The Southport area was explored as early as the 1500s by Spanish explorers. During the 18th century, British settlements along the Carolina coast lacked fortifications to protect against pirates and privateers, and numerous Spanish attackers exploited this weakness. In response to these attacks, Governor Gabriel Johnston in 1744 appointed a committee to select the best location to construct a fort for the defense of the Cape Fear River region. It was determined that the fort should be constructed at a site the mouth of the Cape Fear River. During the same year, France declared war against Britain, later known as King George’s War, increasing the fort’s need.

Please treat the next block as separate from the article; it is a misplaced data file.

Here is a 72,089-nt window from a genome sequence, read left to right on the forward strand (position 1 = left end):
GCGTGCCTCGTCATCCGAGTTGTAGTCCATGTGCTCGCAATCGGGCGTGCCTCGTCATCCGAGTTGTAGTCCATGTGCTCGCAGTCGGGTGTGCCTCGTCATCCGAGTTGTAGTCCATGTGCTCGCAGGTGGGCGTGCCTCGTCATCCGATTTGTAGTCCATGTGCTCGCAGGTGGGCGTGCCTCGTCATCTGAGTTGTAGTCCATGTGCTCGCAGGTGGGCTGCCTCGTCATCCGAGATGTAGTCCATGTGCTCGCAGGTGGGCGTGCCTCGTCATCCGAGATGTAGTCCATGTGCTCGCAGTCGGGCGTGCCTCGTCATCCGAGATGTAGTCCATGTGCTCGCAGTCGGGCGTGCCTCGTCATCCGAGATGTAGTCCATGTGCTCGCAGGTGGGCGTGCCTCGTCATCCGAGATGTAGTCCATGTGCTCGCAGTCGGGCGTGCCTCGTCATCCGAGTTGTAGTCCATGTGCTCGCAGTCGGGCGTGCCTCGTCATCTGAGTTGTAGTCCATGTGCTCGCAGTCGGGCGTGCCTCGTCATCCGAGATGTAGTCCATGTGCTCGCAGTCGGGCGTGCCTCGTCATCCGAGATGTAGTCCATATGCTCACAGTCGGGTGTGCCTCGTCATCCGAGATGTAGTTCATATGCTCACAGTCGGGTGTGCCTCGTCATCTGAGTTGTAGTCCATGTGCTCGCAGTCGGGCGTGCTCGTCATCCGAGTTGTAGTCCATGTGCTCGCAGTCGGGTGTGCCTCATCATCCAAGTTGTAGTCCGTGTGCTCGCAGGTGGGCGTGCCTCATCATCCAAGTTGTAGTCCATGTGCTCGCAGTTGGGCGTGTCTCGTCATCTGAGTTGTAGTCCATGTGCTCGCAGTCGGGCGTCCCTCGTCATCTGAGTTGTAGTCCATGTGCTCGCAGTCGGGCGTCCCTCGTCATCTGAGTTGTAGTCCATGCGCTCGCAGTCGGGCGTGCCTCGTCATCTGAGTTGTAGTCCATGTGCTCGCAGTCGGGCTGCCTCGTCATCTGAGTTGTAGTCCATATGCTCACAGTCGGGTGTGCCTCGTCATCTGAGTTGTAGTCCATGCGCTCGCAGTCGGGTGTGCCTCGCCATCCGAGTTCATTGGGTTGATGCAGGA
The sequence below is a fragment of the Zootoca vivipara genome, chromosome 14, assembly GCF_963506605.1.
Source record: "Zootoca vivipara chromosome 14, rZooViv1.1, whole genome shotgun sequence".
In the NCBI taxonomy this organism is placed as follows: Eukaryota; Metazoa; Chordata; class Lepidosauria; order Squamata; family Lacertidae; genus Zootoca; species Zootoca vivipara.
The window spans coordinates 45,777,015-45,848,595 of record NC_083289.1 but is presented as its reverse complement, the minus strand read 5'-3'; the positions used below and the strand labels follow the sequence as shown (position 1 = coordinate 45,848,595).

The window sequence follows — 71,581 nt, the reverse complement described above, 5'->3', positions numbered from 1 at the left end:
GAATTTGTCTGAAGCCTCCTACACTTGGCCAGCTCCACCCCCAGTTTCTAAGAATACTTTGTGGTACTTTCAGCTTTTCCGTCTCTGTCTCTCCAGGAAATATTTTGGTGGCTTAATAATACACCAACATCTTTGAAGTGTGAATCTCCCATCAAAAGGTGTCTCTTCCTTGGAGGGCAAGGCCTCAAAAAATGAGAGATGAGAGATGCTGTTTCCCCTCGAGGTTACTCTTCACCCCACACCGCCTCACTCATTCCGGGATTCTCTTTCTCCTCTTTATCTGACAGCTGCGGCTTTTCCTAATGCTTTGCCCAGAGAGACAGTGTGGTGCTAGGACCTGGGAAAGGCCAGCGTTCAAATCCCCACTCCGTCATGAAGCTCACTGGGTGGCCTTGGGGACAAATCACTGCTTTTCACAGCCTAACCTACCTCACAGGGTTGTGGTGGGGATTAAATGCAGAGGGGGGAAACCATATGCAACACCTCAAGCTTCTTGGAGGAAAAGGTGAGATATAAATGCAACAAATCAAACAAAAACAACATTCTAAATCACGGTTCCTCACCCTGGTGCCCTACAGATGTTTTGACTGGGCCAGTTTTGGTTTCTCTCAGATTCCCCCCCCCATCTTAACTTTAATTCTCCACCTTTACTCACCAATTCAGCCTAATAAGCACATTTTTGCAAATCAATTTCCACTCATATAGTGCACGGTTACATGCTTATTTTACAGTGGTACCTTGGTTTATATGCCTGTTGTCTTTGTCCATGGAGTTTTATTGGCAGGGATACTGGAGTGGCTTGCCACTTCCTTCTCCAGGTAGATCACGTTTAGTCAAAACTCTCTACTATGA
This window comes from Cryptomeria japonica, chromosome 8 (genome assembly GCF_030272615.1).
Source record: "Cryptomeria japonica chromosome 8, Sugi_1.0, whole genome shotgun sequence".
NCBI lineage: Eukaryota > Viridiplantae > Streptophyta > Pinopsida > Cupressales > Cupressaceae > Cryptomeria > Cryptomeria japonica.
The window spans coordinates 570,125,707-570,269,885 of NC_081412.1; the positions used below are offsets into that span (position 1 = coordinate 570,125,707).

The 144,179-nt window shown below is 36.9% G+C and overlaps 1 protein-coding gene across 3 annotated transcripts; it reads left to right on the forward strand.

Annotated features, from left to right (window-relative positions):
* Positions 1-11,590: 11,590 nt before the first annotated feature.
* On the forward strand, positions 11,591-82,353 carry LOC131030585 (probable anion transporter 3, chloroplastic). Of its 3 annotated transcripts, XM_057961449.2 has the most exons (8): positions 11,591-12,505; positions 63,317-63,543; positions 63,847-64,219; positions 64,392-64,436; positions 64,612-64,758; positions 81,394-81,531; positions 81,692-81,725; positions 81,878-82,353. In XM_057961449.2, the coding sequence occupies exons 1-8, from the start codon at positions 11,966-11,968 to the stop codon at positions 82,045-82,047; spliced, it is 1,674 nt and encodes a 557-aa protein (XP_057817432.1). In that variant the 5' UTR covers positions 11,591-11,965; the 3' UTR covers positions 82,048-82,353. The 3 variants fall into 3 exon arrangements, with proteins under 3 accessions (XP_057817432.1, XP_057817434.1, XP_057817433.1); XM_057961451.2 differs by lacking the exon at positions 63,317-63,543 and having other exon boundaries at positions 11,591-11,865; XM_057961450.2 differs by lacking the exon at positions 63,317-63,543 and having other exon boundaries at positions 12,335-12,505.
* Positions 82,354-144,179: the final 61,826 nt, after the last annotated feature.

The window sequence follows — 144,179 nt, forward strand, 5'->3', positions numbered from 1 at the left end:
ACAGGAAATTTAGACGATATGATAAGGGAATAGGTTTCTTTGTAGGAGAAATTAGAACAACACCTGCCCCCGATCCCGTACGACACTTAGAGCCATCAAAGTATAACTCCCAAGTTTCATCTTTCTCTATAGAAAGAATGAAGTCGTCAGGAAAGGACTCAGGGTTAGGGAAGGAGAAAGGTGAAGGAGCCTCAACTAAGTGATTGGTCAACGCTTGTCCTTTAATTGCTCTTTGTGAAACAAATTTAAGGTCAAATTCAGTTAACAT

Further, increasingly bold Spanish privateer raids led the North Carolina General Assembly to authorize the construction of “Johnston’s Fort” in April 1745, which would come to be known as Fort Johnston. The Governor of South Carolina agreed to lend ten small cannons for the fort, and the legislature, in spring 1748, appropriated 2000 pounds for construction costs, and construction finally began. Southport developed around Fort Johnston.